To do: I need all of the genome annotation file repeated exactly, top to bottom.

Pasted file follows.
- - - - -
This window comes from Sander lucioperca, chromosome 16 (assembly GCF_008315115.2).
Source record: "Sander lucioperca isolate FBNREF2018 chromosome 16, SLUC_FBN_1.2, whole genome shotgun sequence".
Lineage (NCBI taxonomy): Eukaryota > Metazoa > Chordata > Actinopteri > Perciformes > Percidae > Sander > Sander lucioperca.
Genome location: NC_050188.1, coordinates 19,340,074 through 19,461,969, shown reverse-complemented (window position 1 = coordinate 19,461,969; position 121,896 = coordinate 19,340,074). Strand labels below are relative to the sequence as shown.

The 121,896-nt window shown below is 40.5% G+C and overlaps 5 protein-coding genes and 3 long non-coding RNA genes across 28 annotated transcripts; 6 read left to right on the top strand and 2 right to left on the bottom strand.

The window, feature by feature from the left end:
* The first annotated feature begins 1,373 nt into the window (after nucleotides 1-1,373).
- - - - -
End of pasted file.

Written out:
This window comes from Sander lucioperca, chromosome 16 (assembly GCF_008315115.2).
Source record: "Sander lucioperca isolate FBNREF2018 chromosome 16, SLUC_FBN_1.2, whole genome shotgun sequence".
Lineage (NCBI taxonomy): Eukaryota > Metazoa > Chordata > Actinopteri > Perciformes > Percidae > Sander > Sander lucioperca.
Genome location: NC_050188.1, coordinates 19,340,074 through 19,461,969, shown reverse-complemented (window position 1 = coordinate 19,461,969; position 121,896 = coordinate 19,340,074). Strand labels below are relative to the sequence as shown.

The 121,896-nt window shown below is 40.5% G+C and overlaps 5 protein-coding genes and 3 long non-coding RNA genes across 28 annotated transcripts; 6 read left to right on the top strand and 2 right to left on the bottom strand.

The window, feature by feature from the left end:
* The first annotated feature begins 1,373 nt into the window (after nucleotides 1-1,373).